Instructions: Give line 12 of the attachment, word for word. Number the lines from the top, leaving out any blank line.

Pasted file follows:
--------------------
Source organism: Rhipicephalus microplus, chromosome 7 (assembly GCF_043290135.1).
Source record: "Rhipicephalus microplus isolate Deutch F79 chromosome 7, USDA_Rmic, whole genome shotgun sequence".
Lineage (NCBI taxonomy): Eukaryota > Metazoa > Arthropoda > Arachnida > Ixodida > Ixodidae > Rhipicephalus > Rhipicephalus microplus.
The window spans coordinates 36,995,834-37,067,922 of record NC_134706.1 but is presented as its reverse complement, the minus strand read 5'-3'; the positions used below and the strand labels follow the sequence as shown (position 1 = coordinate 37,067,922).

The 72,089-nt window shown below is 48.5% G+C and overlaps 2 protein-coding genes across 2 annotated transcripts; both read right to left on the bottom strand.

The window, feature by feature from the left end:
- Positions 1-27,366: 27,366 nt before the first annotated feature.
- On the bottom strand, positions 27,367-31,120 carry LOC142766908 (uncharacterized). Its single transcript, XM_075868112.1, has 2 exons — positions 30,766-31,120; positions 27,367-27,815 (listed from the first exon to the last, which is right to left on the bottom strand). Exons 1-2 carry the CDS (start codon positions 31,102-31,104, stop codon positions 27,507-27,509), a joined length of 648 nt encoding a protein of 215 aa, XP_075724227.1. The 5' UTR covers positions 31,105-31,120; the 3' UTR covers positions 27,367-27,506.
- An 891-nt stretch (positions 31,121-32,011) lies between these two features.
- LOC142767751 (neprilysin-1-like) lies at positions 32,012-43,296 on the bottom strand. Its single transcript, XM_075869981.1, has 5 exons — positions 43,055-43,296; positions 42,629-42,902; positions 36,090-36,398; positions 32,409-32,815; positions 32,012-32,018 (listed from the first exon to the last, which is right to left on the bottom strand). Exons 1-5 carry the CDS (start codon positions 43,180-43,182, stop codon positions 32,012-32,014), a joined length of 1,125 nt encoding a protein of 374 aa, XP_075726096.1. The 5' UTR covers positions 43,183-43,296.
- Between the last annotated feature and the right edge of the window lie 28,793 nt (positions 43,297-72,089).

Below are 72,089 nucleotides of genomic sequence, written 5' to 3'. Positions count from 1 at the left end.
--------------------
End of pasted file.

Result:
Below are 72,089 nucleotides of genomic sequence, written 5' to 3'. Positions count from 1 at the left end.